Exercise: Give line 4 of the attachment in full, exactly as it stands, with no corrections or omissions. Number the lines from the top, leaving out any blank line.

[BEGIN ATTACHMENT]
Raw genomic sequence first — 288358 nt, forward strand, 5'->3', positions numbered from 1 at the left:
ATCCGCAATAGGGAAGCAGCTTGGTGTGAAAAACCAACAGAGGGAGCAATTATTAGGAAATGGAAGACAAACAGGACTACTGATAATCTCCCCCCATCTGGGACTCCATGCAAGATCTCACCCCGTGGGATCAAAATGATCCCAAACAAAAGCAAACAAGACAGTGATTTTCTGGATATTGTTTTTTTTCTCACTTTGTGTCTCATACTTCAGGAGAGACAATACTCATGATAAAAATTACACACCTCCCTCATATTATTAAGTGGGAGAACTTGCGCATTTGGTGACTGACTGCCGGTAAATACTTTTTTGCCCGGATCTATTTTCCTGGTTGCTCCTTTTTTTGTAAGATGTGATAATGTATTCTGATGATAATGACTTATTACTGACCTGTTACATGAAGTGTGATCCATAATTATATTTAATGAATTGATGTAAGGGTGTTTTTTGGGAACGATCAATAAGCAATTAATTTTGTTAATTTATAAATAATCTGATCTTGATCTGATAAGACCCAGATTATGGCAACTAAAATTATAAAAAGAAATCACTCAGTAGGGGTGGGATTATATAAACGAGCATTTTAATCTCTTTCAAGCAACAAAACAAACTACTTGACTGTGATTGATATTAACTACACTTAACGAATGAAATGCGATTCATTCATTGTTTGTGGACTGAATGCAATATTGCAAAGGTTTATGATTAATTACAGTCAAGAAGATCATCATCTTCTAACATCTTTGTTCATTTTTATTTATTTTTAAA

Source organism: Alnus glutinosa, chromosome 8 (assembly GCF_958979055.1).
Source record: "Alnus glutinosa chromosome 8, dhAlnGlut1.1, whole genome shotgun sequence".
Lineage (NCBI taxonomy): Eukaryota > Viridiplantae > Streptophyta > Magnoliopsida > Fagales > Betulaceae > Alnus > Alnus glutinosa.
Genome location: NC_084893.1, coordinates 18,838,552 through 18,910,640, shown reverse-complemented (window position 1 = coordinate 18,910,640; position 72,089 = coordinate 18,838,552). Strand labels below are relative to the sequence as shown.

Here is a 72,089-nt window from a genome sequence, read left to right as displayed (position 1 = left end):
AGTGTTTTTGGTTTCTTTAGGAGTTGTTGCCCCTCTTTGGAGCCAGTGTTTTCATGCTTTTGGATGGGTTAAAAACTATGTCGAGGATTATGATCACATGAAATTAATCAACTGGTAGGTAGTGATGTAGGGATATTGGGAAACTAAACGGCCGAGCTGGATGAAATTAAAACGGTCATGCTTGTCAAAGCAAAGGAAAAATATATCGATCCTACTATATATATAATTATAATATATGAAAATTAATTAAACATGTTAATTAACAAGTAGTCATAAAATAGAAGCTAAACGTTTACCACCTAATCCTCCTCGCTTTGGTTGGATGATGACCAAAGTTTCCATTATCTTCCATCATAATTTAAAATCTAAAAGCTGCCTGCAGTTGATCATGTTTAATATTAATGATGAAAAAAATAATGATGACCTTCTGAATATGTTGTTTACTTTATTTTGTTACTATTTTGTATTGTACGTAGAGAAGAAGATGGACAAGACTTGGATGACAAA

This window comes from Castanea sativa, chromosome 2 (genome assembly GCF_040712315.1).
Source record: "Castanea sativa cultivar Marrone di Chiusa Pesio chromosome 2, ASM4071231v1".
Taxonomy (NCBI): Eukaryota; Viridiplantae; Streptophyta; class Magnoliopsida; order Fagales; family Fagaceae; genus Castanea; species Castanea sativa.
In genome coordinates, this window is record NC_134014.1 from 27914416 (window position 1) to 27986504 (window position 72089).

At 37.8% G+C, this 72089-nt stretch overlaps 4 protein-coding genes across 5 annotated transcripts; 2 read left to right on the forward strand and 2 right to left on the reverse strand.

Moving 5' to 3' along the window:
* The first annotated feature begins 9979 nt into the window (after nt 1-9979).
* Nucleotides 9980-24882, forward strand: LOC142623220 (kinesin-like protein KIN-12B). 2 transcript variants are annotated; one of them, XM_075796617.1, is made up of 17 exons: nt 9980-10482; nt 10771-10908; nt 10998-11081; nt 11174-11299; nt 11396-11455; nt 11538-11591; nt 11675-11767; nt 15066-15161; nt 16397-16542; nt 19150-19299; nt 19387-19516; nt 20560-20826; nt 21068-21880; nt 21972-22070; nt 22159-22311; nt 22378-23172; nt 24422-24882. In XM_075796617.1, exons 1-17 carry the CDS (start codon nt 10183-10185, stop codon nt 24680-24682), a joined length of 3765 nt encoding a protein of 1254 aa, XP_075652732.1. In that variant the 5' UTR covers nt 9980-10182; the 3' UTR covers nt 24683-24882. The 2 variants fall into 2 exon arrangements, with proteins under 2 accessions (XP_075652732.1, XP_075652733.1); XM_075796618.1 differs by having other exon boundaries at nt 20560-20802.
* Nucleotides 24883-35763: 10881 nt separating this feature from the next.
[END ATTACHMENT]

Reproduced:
Source record: "Alnus glutinosa chromosome 8, dhAlnGlut1.1, whole genome shotgun sequence".